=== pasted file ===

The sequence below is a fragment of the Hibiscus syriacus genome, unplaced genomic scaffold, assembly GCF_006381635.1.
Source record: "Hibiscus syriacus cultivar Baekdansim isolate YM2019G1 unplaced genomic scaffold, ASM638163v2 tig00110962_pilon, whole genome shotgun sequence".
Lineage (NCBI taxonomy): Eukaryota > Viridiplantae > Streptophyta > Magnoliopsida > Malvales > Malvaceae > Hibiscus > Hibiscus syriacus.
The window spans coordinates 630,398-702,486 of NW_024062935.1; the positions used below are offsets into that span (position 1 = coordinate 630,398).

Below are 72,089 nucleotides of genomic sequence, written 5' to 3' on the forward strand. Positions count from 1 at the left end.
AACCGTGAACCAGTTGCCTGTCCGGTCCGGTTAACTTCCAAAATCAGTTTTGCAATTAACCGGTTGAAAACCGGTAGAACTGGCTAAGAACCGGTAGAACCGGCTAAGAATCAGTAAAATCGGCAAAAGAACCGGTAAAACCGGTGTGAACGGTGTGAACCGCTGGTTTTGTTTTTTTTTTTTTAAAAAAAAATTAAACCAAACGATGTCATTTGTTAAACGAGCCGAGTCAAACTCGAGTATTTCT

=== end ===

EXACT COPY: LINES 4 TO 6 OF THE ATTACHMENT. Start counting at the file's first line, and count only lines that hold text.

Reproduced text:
The window spans coordinates 630,398-702,486 of NW_024062935.1; the positions used below are offsets into that span (position 1 = coordinate 630,398).

Below are 72,089 nucleotides of genomic sequence, written 5' to 3' on the forward strand. Positions count from 1 at the left end.
AACCGTGAACCAGTTGCCTGTCCGGTCCGGTTAACTTCCAAAATCAGTTTTGCAATTAACCGGTTGAAAACCGGTAGAACTGGCTAAGAACCGGTAGAACCGGCTAAGAATCAGTAAAATCGGCAAAAGAACCGGTAAAACCGGTGTGAACGGTGTGAACCGCTGGTTTTGTTTTTTTTTTTTTAAAAAAAAATTAAACCAAACGATGTCATTTGTTAAACGAGCCGAGTCAAACTCGAGTATTTCT